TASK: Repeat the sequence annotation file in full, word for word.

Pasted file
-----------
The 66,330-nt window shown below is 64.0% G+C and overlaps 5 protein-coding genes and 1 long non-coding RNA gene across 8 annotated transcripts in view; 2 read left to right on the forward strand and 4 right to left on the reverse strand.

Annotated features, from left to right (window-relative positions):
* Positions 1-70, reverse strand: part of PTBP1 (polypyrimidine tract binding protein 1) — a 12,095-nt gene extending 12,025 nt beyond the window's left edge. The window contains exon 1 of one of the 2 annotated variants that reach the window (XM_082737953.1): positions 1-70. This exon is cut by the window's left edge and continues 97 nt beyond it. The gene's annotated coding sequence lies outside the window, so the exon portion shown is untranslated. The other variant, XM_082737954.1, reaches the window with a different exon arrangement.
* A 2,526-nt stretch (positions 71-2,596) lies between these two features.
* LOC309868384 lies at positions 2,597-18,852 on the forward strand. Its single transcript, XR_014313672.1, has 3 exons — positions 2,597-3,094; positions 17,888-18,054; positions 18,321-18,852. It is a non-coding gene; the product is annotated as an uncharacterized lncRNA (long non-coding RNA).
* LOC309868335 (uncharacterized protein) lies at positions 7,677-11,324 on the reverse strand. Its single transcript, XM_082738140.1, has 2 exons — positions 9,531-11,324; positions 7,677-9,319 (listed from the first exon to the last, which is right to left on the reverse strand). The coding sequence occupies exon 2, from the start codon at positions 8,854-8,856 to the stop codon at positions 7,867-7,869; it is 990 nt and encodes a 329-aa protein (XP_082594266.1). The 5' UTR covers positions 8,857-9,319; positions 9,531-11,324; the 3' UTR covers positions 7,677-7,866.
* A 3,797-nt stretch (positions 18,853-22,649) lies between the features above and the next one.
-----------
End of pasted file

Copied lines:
The 66,330-nt window shown below is 64.0% G+C and overlaps 5 protein-coding genes and 1 long non-coding RNA gene across 8 annotated transcripts in view; 2 read left to right on the forward strand and 4 right to left on the reverse strand.

Annotated features, from left to right (window-relative positions):
* Positions 1-70, reverse strand: part of PTBP1 (polypyrimidine tract binding protein 1) — a 12,095-nt gene extending 12,025 nt beyond the window's left edge. The window contains exon 1 of one of the 2 annotated variants that reach the window (XM_082737953.1): positions 1-70. This exon is cut by the window's left edge and continues 97 nt beyond it. The gene's annotated coding sequence lies outside the window, so the exon portion shown is untranslated. The other variant, XM_082737954.1, reaches the window with a different exon arrangement.
* A 2,526-nt stretch (positions 71-2,596) lies between these two features.
* LOC309868384 lies at positions 2,597-18,852 on the forward strand. Its single transcript, XR_014313672.1, has 3 exons — positions 2,597-3,094; positions 17,888-18,054; positions 18,321-18,852. It is a non-coding gene; the product is annotated as an uncharacterized lncRNA (long non-coding RNA).
* LOC309868335 (uncharacterized protein) lies at positions 7,677-11,324 on the reverse strand. Its single transcript, XM_082738140.1, has 2 exons — positions 9,531-11,324; positions 7,677-9,319 (listed from the first exon to the last, which is right to left on the reverse strand). The coding sequence occupies exon 2, from the start codon at positions 8,854-8,856 to the stop codon at positions 7,867-7,869; it is 990 nt and encodes a 329-aa protein (XP_082594266.1). The 5' UTR covers positions 8,857-9,319; positions 9,531-11,324; the 3' UTR covers positions 7,677-7,866.
* A 3,797-nt stretch (positions 18,853-22,649) lies between the features above and the next one.